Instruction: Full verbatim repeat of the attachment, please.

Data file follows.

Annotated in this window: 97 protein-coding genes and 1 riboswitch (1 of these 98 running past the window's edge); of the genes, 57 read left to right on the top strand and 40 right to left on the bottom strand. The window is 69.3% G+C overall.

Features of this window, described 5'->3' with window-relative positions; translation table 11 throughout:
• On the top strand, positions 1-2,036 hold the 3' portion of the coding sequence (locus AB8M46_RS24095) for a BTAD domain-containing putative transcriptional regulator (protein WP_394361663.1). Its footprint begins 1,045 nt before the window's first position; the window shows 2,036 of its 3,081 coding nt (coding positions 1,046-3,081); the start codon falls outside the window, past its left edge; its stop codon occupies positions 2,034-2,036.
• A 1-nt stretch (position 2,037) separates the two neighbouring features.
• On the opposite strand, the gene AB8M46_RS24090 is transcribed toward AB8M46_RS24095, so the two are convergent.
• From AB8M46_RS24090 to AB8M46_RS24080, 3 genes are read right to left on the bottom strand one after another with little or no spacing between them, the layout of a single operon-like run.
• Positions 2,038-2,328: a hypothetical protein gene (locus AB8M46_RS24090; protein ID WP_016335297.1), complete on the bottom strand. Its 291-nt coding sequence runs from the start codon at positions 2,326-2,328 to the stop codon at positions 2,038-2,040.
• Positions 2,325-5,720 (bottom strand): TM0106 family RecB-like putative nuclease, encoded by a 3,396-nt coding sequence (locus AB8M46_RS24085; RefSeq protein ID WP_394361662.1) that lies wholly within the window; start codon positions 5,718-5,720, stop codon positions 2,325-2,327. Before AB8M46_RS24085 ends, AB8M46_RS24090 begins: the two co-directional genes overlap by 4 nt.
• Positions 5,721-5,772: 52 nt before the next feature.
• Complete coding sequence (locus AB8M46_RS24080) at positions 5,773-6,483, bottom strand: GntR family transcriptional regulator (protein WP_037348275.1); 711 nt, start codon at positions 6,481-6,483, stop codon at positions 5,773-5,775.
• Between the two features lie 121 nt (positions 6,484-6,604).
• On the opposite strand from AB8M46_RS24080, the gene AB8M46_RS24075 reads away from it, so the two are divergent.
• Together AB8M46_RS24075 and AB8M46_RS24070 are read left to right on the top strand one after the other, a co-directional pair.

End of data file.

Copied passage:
Annotated in this window: 97 protein-coding genes and 1 riboswitch (1 of these 98 running past the window's edge); of the genes, 57 read left to right on the top strand and 40 right to left on the bottom strand. The window is 69.3% G+C overall.

Features of this window, described 5'->3' with window-relative positions; translation table 11 throughout:
• On the top strand, positions 1-2,036 hold the 3' portion of the coding sequence (locus AB8M46_RS24095) for a BTAD domain-containing putative transcriptional regulator (protein WP_394361663.1). Its footprint begins 1,045 nt before the window's first position; the window shows 2,036 of its 3,081 coding nt (coding positions 1,046-3,081); the start codon falls outside the window, past its left edge; its stop codon occupies positions 2,034-2,036.
• A 1-nt stretch (position 2,037) separates the two neighbouring features.
• On the opposite strand, the gene AB8M46_RS24090 is transcribed toward AB8M46_RS24095, so the two are convergent.
• From AB8M46_RS24090 to AB8M46_RS24080, 3 genes are read right to left on the bottom strand one after another with little or no spacing between them, the layout of a single operon-like run.
• Positions 2,038-2,328: a hypothetical protein gene (locus AB8M46_RS24090; protein ID WP_016335297.1), complete on the bottom strand. Its 291-nt coding sequence runs from the start codon at positions 2,326-2,328 to the stop codon at positions 2,038-2,040.
• Positions 2,325-5,720 (bottom strand): TM0106 family RecB-like putative nuclease, encoded by a 3,396-nt coding sequence (locus AB8M46_RS24085; RefSeq protein ID WP_394361662.1) that lies wholly within the window; start codon positions 5,718-5,720, stop codon positions 2,325-2,327. Before AB8M46_RS24085 ends, AB8M46_RS24090 begins: the two co-directional genes overlap by 4 nt.
• Positions 5,721-5,772: 52 nt before the next feature.
• Complete coding sequence (locus AB8M46_RS24080) at positions 5,773-6,483, bottom strand: GntR family transcriptional regulator (protein WP_037348275.1); 711 nt, start codon at positions 6,481-6,483, stop codon at positions 5,773-5,775.
• Between the two features lie 121 nt (positions 6,484-6,604).
• On the opposite strand from AB8M46_RS24080, the gene AB8M46_RS24075 reads away from it, so the two are divergent.
• Together AB8M46_RS24075 and AB8M46_RS24070 are read left to right on the top strand one after the other, a co-directional pair.